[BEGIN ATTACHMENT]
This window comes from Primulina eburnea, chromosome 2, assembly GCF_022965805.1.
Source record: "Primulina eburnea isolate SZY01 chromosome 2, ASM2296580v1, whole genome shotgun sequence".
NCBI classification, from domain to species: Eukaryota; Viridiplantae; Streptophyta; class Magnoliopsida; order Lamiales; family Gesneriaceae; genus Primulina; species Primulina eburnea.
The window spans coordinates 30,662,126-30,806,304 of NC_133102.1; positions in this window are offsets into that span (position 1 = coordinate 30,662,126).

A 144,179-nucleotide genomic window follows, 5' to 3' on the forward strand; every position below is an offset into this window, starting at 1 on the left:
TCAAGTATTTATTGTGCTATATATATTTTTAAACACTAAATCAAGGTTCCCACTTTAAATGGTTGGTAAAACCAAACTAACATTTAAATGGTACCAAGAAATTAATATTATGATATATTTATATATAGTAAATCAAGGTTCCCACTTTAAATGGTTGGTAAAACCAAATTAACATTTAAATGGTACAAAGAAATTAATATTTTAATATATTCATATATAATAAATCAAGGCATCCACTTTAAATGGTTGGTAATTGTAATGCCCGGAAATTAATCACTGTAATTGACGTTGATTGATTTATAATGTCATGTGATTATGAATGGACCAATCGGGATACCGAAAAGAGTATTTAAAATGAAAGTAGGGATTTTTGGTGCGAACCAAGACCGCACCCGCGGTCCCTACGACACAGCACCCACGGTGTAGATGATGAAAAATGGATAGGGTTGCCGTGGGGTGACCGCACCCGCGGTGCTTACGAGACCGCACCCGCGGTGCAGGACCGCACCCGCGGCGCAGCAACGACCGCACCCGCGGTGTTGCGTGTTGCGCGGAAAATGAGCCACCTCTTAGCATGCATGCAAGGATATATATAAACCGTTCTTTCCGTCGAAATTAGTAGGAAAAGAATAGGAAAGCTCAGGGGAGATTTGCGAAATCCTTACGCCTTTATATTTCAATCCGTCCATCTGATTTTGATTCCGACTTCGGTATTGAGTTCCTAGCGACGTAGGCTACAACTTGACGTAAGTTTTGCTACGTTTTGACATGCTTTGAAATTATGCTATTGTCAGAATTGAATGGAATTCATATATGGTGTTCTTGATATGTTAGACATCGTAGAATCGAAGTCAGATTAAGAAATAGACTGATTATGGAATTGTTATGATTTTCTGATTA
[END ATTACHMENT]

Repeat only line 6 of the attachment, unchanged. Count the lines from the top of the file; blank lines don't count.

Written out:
TCAAGTATTTATTGTGCTATATATATTTTTAAACACTAAATCAAGGTTCCCACTTTAAATGGTTGGTAAAACCAAACTAACATTTAAATGGTACCAAGAAATTAATATTATGATATATTTATATATAGTAAATCAAGGTTCCCACTTTAAATGGTTGGTAAAACCAAATTAACATTTAAATGGTACAAAGAAATTAATATTTTAATATATTCATATATAATAAATCAAGGCATCCACTTTAAATGGTTGGTAATTGTAATGCCCGGAAATTAATCACTGTAATTGACGTTGATTGATTTATAATGTCATGTGATTATGAATGGACCAATCGGGATACCGAAAAGAGTATTTAAAATGAAAGTAGGGATTTTTGGTGCGAACCAAGACCGCACCCGCGGTCCCTACGACACAGCACCCACGGTGTAGATGATGAAAAATGGATAGGGTTGCCGTGGGGTGACCGCACCCGCGGTGCTTACGAGACCGCACCCGCGGTGCAGGACCGCACCCGCGGCGCAGCAACGACCGCACCCGCGGTGTTGCGTGTTGCGCGGAAAATGAGCCACCTCTTAGCATGCATGCAAGGATATATATAAACCGTTCTTTCCGTCGAAATTAGTAGGAAAAGAATAGGAAAGCTCAGGGGAGATTTGCGAAATCCTTACGCCTTTATATTTCAATCCGTCCATCTGATTTTGATTCCGACTTCGGTATTGAGTTCCTAGCGACGTAGGCTACAACTTGACGTAAGTTTTGCTACGTTTTGACATGCTTTGAAATTATGCTATTGTCAGAATTGAATGGAATTCATATATGGTGTTCTTGATATGTTAGACATCGTAGAATCGAAGTCAGATTAAGAAATAGACTGATTATGGAATTGTTATGATTTTCTGATTA